Efforts have been made to improve the burning rates of ammonium nitrate gas generators, but have not been completely successful, since the addition of burning rate modifiers, while increasing the burning rate, cause additional problems, such as the erosion of hardware due to the formation of metal oxides not otherwise present in the system. However, a desirable characteristic of the ammonium nitrate compositions, also desirable for all gas generators, is its low flame temperature.

Another gas generating propellant composition which has been employed in the past is based upon ammonium perchlorate as the oxidant. Although these have higher burning rate characteristics than the ammonium nitrate based compositions, the ammonium perchlorate generators generate deleterious corrosive gases and therefore also have limited applicability.

ln US. application Ser. No. 883,327 by Moy et al. filed Nov. 28, 1969, a gas generating propellant composition based upon S-aminotetrazole nitrate as the oxidant was disclosed. This gas generator was found to be faster burning than the ammonium nitrate type and have a comparable low flame temperature.

Other characteristics, such as a low burning rate slope and a rr value of between 0.2 and 0.3, increased temperature stability, and good aging of the propellant composition, are also highly desirable properties for a solid propellant. Furthermore, the complete absence of inorganic additives, even small amounts that are often required as curing catalysts for the binder material or ballistic modifiers, is preferred to avoid any formation ofinorganic solids upon combustion, which are intolerable in some applications.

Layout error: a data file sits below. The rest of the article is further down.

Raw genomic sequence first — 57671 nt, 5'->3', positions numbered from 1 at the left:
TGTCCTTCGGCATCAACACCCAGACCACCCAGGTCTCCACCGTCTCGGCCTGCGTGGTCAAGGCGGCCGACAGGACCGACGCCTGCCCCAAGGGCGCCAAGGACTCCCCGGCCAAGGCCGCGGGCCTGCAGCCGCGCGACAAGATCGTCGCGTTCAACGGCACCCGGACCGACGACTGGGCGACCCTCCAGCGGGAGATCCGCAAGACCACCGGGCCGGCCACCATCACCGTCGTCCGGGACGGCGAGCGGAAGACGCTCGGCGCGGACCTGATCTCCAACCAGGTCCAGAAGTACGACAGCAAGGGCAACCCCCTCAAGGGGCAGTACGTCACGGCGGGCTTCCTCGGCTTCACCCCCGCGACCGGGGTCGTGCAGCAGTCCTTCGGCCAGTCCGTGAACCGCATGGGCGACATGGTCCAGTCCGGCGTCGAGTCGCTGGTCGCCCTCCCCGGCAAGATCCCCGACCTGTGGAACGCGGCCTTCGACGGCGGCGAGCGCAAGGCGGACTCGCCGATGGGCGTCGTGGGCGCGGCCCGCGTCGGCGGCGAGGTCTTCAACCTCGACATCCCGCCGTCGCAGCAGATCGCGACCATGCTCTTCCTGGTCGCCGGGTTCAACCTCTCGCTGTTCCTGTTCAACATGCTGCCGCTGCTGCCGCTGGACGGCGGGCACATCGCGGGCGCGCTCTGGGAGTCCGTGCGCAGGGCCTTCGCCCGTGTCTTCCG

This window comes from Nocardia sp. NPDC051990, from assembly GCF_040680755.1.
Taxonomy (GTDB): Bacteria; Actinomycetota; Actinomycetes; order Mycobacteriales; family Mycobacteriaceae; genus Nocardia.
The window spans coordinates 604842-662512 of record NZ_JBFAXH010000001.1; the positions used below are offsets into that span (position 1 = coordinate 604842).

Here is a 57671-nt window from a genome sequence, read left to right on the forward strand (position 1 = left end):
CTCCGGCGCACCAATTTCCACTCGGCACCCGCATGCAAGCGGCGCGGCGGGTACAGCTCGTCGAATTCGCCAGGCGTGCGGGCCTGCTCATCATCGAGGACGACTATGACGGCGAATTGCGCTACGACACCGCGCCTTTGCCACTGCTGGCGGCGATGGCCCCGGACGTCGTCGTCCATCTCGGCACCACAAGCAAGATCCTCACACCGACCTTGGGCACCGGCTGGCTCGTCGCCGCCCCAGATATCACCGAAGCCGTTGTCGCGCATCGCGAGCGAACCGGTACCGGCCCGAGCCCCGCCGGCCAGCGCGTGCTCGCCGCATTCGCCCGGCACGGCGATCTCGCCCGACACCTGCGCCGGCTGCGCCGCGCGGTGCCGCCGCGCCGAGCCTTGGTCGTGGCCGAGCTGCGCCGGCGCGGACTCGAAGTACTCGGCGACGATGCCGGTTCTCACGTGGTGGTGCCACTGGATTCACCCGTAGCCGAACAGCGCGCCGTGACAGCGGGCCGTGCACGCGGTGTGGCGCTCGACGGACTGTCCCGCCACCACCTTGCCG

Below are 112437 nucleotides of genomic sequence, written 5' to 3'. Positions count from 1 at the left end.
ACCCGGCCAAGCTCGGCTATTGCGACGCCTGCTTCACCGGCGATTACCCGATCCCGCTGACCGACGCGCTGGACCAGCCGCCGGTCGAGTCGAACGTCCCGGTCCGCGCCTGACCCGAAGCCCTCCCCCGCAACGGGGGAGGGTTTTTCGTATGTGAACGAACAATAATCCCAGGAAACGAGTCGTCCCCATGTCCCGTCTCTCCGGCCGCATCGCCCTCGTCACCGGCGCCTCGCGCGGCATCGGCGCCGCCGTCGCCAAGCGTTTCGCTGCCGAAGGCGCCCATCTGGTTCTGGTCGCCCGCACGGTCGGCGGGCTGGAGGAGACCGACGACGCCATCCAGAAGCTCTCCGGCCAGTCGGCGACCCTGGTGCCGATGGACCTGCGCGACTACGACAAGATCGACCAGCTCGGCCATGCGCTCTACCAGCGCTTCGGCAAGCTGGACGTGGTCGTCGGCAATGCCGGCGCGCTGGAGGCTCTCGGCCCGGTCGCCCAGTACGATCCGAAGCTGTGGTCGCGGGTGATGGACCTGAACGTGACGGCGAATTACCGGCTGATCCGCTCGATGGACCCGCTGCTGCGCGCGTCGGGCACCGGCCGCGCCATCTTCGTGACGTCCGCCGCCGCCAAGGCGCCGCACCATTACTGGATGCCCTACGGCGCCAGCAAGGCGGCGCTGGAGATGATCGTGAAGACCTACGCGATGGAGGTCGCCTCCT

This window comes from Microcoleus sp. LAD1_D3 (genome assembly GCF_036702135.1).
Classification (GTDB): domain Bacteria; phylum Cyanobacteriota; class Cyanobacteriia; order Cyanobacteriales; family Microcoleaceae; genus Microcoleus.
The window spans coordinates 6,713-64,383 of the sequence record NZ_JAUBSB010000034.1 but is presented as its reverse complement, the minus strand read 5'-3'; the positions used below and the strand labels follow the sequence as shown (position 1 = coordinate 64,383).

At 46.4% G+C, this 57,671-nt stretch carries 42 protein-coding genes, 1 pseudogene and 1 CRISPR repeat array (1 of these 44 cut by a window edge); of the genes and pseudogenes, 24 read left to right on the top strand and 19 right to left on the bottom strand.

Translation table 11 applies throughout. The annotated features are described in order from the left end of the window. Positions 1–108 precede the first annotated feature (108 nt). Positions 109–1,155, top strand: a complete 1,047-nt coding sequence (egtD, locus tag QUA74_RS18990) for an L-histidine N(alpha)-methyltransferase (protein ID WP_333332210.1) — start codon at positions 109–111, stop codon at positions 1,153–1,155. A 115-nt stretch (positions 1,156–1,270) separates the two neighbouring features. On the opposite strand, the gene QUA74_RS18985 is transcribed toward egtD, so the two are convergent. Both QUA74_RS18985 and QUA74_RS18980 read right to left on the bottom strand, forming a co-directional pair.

SUMMARY OF THE INVENTION Accordingly, it is one object of the present invention to provide an improved fast burning, gas generating solid propellant composition based upon 5- aminotetrazole nitrate.

Another object of the present invention is to provide a gas generating solid propellant composition based upon S-aminotetrazole nitrate which yields only noncorrosive gases upon combustion.

Still another object of this invention is to provide a gas generating solid propellant composition based upon S-aminotetrazole nitrate which possesses improved mechanical, physical and chemical characteristics.

A still further object of the instant invention is to provide a gas generating solid propellant composition DESCRIPTION OF THE PREFERRED EMBODIMENTS The gas generating propellant compositions of this invention are based upon S-aminotetrazole nitrate, depicted by the structural formula below, as the oxidizing material ll II N c NH HNO3 The oxidizing compound of the formula is easily and conventionally prepared by the addition of nitric acid to S-aminotetrazole.